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Basic Circuit Question

Discussion in 'Electronic Basics' started by Jon, Jan 27, 2004.

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  1. Jon

    Jon Guest


    I'm using a switch, 9V battery and an LED and I would like to have it
    so the LED blinks (or any type of oscillation). The problem is I
    don't want to get into ICs and such, since the 9V is my only source of
    power (and I dont want to do a DC-DC conversion). is there any way to
    do this with components like capacitors and resistors? (with time
    constant stuff perhaps?)

  2. Resistors and capacitors alone won't be able to make an oscillator. The
    reason for this is fundamental to electronic circuits and is mainly beacuse
    R's and C's are passive components. You need to throw an active component,
    such as a transistor, in the mix.

    Check out the circuits in this page:

    They should get you going. Also, Google is your best friend...

  3. Monk

    Monk Guest

    yah you need at least a transistor in there,

    google search -- R-C phase shift oscillator
    -- transistor Colpitts oscillator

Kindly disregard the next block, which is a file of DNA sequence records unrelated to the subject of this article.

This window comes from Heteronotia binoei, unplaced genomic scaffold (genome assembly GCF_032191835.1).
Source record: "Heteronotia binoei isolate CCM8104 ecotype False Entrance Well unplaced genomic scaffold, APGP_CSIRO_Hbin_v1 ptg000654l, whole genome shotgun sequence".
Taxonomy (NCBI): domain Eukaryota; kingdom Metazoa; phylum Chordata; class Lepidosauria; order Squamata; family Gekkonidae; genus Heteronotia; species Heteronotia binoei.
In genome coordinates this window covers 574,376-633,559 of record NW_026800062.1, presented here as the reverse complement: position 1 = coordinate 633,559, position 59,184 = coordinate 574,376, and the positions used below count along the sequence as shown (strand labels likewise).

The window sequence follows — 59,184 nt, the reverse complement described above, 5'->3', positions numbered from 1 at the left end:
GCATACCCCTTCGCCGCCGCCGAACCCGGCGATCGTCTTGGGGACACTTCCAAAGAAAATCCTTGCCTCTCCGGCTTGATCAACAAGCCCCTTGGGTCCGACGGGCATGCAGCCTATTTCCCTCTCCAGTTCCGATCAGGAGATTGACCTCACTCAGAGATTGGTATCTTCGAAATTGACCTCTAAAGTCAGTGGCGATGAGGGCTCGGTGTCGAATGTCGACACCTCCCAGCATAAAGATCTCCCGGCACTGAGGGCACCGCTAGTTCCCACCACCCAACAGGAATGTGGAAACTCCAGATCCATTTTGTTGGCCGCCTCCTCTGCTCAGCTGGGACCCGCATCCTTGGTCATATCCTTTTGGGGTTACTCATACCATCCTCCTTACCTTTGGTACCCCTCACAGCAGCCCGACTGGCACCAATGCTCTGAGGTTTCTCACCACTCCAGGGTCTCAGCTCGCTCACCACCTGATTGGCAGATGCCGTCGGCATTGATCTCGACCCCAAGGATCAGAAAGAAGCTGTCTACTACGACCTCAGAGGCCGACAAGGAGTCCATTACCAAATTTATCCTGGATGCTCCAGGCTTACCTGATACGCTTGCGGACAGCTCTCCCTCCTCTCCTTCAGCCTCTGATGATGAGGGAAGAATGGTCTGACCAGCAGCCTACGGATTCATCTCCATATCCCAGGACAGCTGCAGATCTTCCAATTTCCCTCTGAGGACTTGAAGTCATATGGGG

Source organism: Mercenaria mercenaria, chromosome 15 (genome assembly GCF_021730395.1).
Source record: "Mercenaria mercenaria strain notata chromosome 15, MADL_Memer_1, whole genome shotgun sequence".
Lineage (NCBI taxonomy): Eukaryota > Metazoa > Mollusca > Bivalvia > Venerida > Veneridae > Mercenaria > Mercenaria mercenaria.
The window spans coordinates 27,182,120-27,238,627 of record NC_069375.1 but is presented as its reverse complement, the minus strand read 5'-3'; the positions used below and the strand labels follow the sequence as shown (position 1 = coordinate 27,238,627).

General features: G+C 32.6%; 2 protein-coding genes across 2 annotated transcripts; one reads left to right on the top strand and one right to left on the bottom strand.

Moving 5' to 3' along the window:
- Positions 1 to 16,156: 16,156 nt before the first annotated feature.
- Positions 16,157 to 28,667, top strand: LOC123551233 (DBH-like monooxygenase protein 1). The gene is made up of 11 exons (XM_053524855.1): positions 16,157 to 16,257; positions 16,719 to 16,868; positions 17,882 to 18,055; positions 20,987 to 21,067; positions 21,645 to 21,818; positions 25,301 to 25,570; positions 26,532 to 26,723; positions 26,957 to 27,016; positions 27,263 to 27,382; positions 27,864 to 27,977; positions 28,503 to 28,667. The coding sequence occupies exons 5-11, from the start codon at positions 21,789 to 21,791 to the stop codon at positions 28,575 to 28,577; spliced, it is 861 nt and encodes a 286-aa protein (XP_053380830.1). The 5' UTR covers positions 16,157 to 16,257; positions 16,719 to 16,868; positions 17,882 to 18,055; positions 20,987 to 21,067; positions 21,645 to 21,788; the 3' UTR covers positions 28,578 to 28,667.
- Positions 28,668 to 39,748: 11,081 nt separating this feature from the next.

-- transistor Hartley oscillator (colpits is easier
    only one inductor)
    -- Pierce Crystal oscillator

    or you could go with 2 9v batteries and a op amp if you wanted too
    also i think that you could do a 555 timer as an astable multivibrator
    with a 9v (i think it would run at 9) don't know the current draw on
    them is so i dont know how long your battery would last tho.


  4. An LMC555 is perfect for this task, running directly off the 9 volt

    The data sheet shows how to make an oscillator, figure 4 on page 5:

    Connect the LED in series with a 1k resistor between the +9 volt line
    and the output pin. or between the -9 volt line and the output pin.
    The first is best for short pulses with longer time between, and the
    second is better for long pulses with shorter time between.

    Page 6 gets into the resistor and capacitor values needed versus pulse
    time and pulse frequency. This chip costs less than a dollar and is
    quite common. The LM555 is even cheaper and more common, but uses
    more battery power.
  5. Here's a two-transistor circuit you could try.

    Experiment with the values of C1 and C2 to get the flash rate you
  6. Larry Green

    Larry Green Guest

    Just buy a 'flashing' LED. They are available in a number of colours. You
    will need to calculate the correct series resistor for it though.

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